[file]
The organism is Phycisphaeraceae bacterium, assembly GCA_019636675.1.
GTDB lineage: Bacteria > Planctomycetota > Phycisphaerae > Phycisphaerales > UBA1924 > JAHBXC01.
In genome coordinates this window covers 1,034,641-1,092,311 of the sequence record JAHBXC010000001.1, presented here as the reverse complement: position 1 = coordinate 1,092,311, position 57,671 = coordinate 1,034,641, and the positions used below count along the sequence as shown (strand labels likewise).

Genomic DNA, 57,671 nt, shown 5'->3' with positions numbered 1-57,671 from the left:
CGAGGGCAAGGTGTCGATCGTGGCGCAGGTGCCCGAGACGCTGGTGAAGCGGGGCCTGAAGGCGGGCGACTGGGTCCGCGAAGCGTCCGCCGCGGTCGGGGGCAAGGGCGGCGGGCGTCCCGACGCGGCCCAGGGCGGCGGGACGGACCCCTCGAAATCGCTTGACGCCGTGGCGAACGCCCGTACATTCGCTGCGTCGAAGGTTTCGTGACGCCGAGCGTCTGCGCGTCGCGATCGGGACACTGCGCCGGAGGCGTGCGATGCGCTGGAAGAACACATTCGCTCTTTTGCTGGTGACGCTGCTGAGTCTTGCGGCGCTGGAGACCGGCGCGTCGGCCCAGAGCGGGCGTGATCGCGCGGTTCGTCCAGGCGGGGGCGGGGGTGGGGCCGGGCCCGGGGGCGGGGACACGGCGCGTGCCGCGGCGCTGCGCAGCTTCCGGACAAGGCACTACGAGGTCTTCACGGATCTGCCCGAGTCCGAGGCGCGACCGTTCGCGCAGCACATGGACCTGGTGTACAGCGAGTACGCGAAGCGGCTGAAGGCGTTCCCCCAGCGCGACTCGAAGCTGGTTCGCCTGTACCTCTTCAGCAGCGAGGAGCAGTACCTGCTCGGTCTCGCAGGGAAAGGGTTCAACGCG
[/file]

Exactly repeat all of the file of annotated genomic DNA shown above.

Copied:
The organism is Phycisphaeraceae bacterium, assembly GCA_019636675.1.
GTDB lineage: Bacteria > Planctomycetota > Phycisphaerae > Phycisphaerales > UBA1924 > JAHBXC01.
In genome coordinates this window covers 1,034,641-1,092,311 of the sequence record JAHBXC010000001.1, presented here as the reverse complement: position 1 = coordinate 1,092,311, position 57,671 = coordinate 1,034,641, and the positions used below count along the sequence as shown (strand labels likewise).

Genomic DNA, 57,671 nt, shown 5'->3' with positions numbered 1-57,671 from the left:
CGAGGGCAAGGTGTCGATCGTGGCGCAGGTGCCCGAGACGCTGGTGAAGCGGGGCCTGAAGGCGGGCGACTGGGTCCGCGAAGCGTCCGCCGCGGTCGGGGGCAAGGGCGGCGGGCGTCCCGACGCGGCCCAGGGCGGCGGGACGGACCCCTCGAAATCGCTTGACGCCGTGGCGAACGCCCGTACATTCGCTGCGTCGAAGGTTTCGTGACGCCGAGCGTCTGCGCGTCGCGATCGGGACACTGCGCCGGAGGCGTGCGATGCGCTGGAAGAACACATTCGCTCTTTTGCTGGTGACGCTGCTGAGTCTTGCGGCGCTGGAGACCGGCGCGTCGGCCCAGAGCGGGCGTGATCGCGCGGTTCGTCCAGGCGGGGGCGGGGGTGGGGCCGGGCCCGGGGGCGGGGACACGGCGCGTGCCGCGGCGCTGCGCAGCTTCCGGACAAGGCACTACGAGGTCTTCACGGATCTGCCCGAGTCCGAGGCGCGACCGTTCGCGCAGCACATGGACCTGGTGTACAGCGAGTACGCGAAGCGGCTGAAGGCGTTCCCCCAGCGCGACTCGAAGCTGGTTCGCCTGTACCTCTTCAGCAGCGAGGAGCAGTACCTGCTCGGTCTCGCAGGGAAAGGGTTCAACGCG